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If Overwatch stands as proof of anything, it’s that Blizzard is undoubtedly a company that can spin any genre they touch into gold. From the Real-Time Strategy titles and Action-RPG’s they began with in the Warcraft, StarCraft, and Diablo franchises, to the more recent offerings of an MMO, a card-based action game, and a MOBO with the likes of World Of Warcraft, Hearthstone, and Heroes Of The Storm respectively – their first foray into FPS territory is yet again another monumental feat for the legendary developer. Encapsulating all the qualities that are so great about team-focussed action games and blending them with the classic Blizzard magic, Overwatch is a fantastic First-Person Shooter that doesn’t necessarily reinvent the wheel, but rather refines the qualities we all know and love into one tidy, cohesive package.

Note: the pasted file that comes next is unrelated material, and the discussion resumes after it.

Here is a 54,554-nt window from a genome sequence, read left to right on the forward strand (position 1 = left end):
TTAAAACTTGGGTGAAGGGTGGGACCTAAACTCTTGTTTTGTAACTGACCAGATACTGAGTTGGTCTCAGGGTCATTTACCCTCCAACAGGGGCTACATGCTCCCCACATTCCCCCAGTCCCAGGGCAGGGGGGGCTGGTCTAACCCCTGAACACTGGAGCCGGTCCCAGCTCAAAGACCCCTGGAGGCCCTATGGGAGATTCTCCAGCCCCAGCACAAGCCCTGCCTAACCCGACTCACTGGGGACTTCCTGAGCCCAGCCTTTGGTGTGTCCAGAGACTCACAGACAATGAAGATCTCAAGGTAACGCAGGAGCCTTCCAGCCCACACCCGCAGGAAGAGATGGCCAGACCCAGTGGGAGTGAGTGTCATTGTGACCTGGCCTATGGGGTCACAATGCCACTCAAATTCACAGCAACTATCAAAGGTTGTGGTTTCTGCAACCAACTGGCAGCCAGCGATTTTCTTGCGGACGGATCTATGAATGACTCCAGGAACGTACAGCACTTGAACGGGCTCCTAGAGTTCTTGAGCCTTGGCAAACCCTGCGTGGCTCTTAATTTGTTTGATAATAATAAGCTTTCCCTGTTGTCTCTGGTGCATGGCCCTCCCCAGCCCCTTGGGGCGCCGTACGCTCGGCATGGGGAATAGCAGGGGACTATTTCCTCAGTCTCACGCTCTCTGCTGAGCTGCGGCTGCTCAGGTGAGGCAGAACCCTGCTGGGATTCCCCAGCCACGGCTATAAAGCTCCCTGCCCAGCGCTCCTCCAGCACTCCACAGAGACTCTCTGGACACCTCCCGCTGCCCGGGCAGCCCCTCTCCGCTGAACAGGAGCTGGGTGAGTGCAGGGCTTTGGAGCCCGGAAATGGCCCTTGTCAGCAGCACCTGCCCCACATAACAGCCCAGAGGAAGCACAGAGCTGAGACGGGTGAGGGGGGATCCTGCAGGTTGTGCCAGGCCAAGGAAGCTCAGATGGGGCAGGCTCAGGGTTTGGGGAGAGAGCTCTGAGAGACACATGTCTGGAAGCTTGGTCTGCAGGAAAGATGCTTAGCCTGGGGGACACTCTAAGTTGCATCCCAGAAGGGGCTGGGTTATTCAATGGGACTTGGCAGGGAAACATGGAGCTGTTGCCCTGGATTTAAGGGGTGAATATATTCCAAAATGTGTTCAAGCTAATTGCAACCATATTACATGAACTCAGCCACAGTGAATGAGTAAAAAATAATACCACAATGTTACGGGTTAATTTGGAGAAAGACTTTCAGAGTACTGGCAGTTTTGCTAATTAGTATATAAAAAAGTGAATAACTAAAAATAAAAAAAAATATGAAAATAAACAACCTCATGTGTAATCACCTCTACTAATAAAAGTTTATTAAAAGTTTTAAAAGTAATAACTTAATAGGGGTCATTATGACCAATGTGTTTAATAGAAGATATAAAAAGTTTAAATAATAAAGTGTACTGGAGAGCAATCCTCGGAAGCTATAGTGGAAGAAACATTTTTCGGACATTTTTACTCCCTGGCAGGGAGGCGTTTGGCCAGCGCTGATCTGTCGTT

In a sense, Overwatch is able to shine by taking the gameplay back to its basics. Though it certainly adds its own flavour into the mix through its other aspects, it’s a game that, at its core, operates similarly to the popular arena shooters of old. Instead of requiring a precise-level of player accuracy for the most part, being littered with killstreak rewards, focussing on XP gains and boosts, and necessitating stealthy play to gain the upper-hand – this is a game where you are encouraged to thrust yourself into the thick of it, and go in loud and hard. Battles are chaotic in the best sense, the action is of a high-speed, and there is a high-intensity to all of the proceedings that elevates the gameplay to great heights. This is a fun, imaginative, competitive shooter that brings out the best of arcade-style video games, and is able cement itself as something special within the current, and dulled gaming landscape.